April 12, 2014

Heinlein's Third Rule

In his essay "On the Writing of Speculative Fiction", Robert Heinlein listed five "practical, tested" rules that he recommended writers follow. The rules are:

  1. You must write.
  2. You must finish what you start.
  3. You must refrain from rewriting except to editorial order.
  4. You must put it on the market.
  5. You must keep it on the market until sold.

I like those rules. They sound simple enough and easy for me to follow... except for rule #3. Every story I've published has been subject to rewriting. I've even been known to re-work parts of my manuscript more than ten, or even twenty, times! I can't help it. It's the perfectionist in me.

However, I also hate revising my manuscripts. So why should I keep doing something that I dislike? Well, I'm going to try to stop doing it. I just started working on a new novel. This time, I've told myself that I will follow ALL of Heinlein's rules, um, to some extent. For the third rule, I will allow myself one pass at revisions after the first draft to correct obvious problems. Then it's off for editorial feedback. Then, I will make another round of revisions and repeat the editorial cycle until my editor is satisfied. I won't make any more changes unless my editor asks for them.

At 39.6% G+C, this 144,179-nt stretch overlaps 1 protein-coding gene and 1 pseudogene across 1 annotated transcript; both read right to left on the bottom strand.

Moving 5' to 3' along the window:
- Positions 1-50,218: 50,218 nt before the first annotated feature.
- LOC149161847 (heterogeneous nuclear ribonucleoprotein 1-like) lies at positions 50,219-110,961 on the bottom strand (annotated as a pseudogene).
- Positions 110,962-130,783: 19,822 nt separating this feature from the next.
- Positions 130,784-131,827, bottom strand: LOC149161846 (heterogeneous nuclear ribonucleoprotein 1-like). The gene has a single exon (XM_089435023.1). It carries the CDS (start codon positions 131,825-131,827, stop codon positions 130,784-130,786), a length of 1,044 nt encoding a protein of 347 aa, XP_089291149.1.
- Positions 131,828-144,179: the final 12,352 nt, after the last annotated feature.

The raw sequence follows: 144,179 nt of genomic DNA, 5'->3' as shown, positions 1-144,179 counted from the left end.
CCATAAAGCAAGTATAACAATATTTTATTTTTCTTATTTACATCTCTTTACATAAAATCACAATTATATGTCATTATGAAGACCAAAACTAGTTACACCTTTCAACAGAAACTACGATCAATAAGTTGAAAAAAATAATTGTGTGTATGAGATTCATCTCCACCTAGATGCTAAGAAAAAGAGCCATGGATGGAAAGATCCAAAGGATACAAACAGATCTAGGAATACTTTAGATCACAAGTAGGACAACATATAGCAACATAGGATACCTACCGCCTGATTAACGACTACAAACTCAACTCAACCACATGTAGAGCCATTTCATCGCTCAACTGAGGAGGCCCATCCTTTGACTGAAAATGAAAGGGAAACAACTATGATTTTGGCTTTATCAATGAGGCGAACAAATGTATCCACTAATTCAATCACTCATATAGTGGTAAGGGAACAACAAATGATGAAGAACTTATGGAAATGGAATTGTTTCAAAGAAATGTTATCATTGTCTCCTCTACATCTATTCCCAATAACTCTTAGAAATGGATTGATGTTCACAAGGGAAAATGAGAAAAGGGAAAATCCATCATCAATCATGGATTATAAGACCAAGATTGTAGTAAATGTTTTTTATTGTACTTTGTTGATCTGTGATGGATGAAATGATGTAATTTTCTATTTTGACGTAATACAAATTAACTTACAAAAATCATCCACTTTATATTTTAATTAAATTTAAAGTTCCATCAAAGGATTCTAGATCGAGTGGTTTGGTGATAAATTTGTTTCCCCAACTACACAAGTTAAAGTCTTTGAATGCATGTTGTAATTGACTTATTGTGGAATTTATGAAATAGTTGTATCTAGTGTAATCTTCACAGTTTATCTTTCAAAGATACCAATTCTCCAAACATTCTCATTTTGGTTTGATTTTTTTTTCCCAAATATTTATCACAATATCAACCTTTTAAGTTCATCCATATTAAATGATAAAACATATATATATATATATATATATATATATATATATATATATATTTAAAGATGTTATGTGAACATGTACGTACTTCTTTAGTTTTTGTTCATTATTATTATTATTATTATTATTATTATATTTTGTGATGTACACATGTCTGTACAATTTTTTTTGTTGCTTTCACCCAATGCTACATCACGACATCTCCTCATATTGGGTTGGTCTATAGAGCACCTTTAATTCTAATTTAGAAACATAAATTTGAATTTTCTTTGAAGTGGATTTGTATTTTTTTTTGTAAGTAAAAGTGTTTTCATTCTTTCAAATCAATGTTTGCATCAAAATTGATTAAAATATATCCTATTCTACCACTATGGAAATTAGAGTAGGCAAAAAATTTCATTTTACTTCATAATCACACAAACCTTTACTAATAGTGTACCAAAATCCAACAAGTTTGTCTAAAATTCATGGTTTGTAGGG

Aside from disliking the editing process, the other reason why I'm willing to embrace Heinlein's third rule is that I finally feel ready to do so. I'm more comfortable with my writing now. With each successive book, I cringe less and less upon reading the first draft. All of these years of writing must be paying off, or I've become numb to my own incompetence. Either way, I don't think more rounds of revisions will help me anymore.

By editing less, I don't intend to produce an inferior book. On the contrary, Heinlein's advice is rooted in the belief that re-writing doesn't necessarily improve a book. Just because you re-work a chapter twenty times doesn't mean that the twentieth revision is better than the first. I should know. I've been there. If there is a problem with a story, I should be able to catch it on the second pass, or hopefully my editor will tell me so.

In the end, by following rule #3, I hope to still write a great book and save myself the headache of months of editing. It's a win-win!

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